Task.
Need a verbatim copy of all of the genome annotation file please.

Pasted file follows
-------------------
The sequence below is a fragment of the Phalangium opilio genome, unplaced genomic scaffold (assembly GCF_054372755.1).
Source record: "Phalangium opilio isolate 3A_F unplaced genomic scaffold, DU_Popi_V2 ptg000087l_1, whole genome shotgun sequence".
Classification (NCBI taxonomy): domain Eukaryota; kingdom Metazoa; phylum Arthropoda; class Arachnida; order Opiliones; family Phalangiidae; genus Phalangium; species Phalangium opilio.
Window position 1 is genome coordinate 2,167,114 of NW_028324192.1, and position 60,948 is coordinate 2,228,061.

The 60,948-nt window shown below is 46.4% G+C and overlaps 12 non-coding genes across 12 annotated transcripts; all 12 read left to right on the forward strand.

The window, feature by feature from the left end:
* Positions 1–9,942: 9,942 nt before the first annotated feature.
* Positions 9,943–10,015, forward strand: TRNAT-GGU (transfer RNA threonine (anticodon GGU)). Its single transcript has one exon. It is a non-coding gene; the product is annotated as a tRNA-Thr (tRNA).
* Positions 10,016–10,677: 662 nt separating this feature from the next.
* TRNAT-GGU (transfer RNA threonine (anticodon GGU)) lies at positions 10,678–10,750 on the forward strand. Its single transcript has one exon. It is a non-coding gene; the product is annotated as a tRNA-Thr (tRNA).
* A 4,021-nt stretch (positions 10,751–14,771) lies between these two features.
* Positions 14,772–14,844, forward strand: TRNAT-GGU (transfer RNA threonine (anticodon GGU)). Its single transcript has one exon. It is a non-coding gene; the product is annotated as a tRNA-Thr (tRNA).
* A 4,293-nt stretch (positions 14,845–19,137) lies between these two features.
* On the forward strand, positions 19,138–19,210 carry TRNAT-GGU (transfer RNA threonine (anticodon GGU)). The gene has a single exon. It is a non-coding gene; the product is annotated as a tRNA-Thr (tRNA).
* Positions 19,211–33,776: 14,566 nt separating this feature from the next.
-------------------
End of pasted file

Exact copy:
The sequence below is a fragment of the Phalangium opilio genome, unplaced genomic scaffold (assembly GCF_054372755.1).
Source record: "Phalangium opilio isolate 3A_F unplaced genomic scaffold, DU_Popi_V2 ptg000087l_1, whole genome shotgun sequence".
Classification (NCBI taxonomy): domain Eukaryota; kingdom Metazoa; phylum Arthropoda; class Arachnida; order Opiliones; family Phalangiidae; genus Phalangium; species Phalangium opilio.
Window position 1 is genome coordinate 2,167,114 of NW_028324192.1, and position 60,948 is coordinate 2,228,061.

The 60,948-nt window shown below is 46.4% G+C and overlaps 12 non-coding genes across 12 annotated transcripts; all 12 read left to right on the forward strand.

The window, feature by feature from the left end:
* Positions 1–9,942: 9,942 nt before the first annotated feature.
* Positions 9,943–10,015, forward strand: TRNAT-GGU (transfer RNA threonine (anticodon GGU)). Its single transcript has one exon. It is a non-coding gene; the product is annotated as a tRNA-Thr (tRNA).
* Positions 10,016–10,677: 662 nt separating this feature from the next.
* TRNAT-GGU (transfer RNA threonine (anticodon GGU)) lies at positions 10,678–10,750 on the forward strand. Its single transcript has one exon. It is a non-coding gene; the product is annotated as a tRNA-Thr (tRNA).
* A 4,021-nt stretch (positions 10,751–14,771) lies between these two features.
* Positions 14,772–14,844, forward strand: TRNAT-GGU (transfer RNA threonine (anticodon GGU)). Its single transcript has one exon. It is a non-coding gene; the product is annotated as a tRNA-Thr (tRNA).
* A 4,293-nt stretch (positions 14,845–19,137) lies between these two features.
* On the forward strand, positions 19,138–19,210 carry TRNAT-GGU (transfer RNA threonine (anticodon GGU)). The gene has a single exon. It is a non-coding gene; the product is annotated as a tRNA-Thr (tRNA).
* Positions 19,211–33,776: 14,566 nt separating this feature from the next.